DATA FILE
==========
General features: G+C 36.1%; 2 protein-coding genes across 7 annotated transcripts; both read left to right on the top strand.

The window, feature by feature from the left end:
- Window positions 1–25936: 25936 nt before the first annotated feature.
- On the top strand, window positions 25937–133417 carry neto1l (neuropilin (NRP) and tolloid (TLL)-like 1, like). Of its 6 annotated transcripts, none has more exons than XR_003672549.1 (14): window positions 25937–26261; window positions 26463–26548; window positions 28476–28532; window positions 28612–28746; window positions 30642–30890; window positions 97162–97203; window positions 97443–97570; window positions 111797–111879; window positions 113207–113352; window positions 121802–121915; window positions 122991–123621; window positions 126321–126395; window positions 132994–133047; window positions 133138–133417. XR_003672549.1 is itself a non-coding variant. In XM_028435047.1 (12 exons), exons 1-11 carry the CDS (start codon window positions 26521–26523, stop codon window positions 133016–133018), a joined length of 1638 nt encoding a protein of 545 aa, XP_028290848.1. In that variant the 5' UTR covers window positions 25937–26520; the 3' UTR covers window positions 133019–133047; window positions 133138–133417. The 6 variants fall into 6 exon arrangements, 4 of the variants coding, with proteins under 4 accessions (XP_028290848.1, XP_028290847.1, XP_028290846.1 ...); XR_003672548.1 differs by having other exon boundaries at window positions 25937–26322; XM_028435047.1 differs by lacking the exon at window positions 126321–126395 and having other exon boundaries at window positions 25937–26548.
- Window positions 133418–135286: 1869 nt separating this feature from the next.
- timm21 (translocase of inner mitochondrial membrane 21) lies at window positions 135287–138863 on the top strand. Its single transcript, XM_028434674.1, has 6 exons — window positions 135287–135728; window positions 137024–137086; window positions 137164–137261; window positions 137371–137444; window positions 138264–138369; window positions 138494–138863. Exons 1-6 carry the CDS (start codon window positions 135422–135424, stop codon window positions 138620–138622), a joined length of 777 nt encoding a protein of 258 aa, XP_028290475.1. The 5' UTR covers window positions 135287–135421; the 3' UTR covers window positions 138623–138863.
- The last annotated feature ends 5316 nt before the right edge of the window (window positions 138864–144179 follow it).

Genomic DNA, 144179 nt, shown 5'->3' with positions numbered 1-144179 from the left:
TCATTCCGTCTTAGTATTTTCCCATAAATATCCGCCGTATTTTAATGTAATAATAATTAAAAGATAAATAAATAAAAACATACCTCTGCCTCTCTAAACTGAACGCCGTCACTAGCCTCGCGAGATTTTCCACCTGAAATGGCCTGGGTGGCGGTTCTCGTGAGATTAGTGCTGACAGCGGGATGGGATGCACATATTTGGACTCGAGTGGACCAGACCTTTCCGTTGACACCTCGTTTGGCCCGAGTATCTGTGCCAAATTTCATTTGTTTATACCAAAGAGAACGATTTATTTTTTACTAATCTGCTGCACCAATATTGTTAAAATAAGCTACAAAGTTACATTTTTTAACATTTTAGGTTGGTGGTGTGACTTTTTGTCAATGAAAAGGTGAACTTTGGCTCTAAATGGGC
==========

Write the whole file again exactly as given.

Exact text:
General features: G+C 36.1%; 2 protein-coding genes across 7 annotated transcripts; both read left to right on the top strand.

The window, feature by feature from the left end:
- Window positions 1–25936: 25936 nt before the first annotated feature.
- On the top strand, window positions 25937–133417 carry neto1l (neuropilin (NRP) and tolloid (TLL)-like 1, like). Of its 6 annotated transcripts, none has more exons than XR_003672549.1 (14): window positions 25937–26261; window positions 26463–26548; window positions 28476–28532; window positions 28612–28746; window positions 30642–30890; window positions 97162–97203; window positions 97443–97570; window positions 111797–111879; window positions 113207–113352; window positions 121802–121915; window positions 122991–123621; window positions 126321–126395; window positions 132994–133047; window positions 133138–133417. XR_003672549.1 is itself a non-coding variant. In XM_028435047.1 (12 exons), exons 1-11 carry the CDS (start codon window positions 26521–26523, stop codon window positions 133016–133018), a joined length of 1638 nt encoding a protein of 545 aa, XP_028290848.1. In that variant the 5' UTR covers window positions 25937–26520; the 3' UTR covers window positions 133019–133047; window positions 133138–133417. The 6 variants fall into 6 exon arrangements, 4 of the variants coding, with proteins under 4 accessions (XP_028290848.1, XP_028290847.1, XP_028290846.1 ...); XR_003672548.1 differs by having other exon boundaries at window positions 25937–26322; XM_028435047.1 differs by lacking the exon at window positions 126321–126395 and having other exon boundaries at window positions 25937–26548.
- Window positions 133418–135286: 1869 nt separating this feature from the next.
- timm21 (translocase of inner mitochondrial membrane 21) lies at window positions 135287–138863 on the top strand. Its single transcript, XM_028434674.1, has 6 exons — window positions 135287–135728; window positions 137024–137086; window positions 137164–137261; window positions 137371–137444; window positions 138264–138369; window positions 138494–138863. Exons 1-6 carry the CDS (start codon window positions 135422–135424, stop codon window positions 138620–138622), a joined length of 777 nt encoding a protein of 258 aa, XP_028290475.1. The 5' UTR covers window positions 135287–135421; the 3' UTR covers window positions 138623–138863.
- The last annotated feature ends 5316 nt before the right edge of the window (window positions 138864–144179 follow it).

Genomic DNA, 144179 nt, shown 5'->3' with positions numbered 1-144179 from the left:
TCATTCCGTCTTAGTATTTTCCCATAAATATCCGCCGTATTTTAATGTAATAATAATTAAAAGATAAATAAATAAAAACATACCTCTGCCTCTCTAAACTGAACGCCGTCACTAGCCTCGCGAGATTTTCCACCTGAAATGGCCTGGGTGGCGGTTCTCGTGAGATTAGTGCTGACAGCGGGATGGGATGCACATATTTGGACTCGAGTGGACCAGACCTTTCCGTTGACACCTCGTTTGGCCCGAGTATCTGTGCCAAATTTCATTTGTTTATACCAAAGAGAACGATTTATTTTTTACTAATCTGCTGCACCAATATTGTTAAAATAAGCTACAAAGTTACATTTTTTAACATTTTAGGTTGGTGGTGTGACTTTTTGTCAATGAAAAGGTGAACTTTGGCTCTAAATGGGC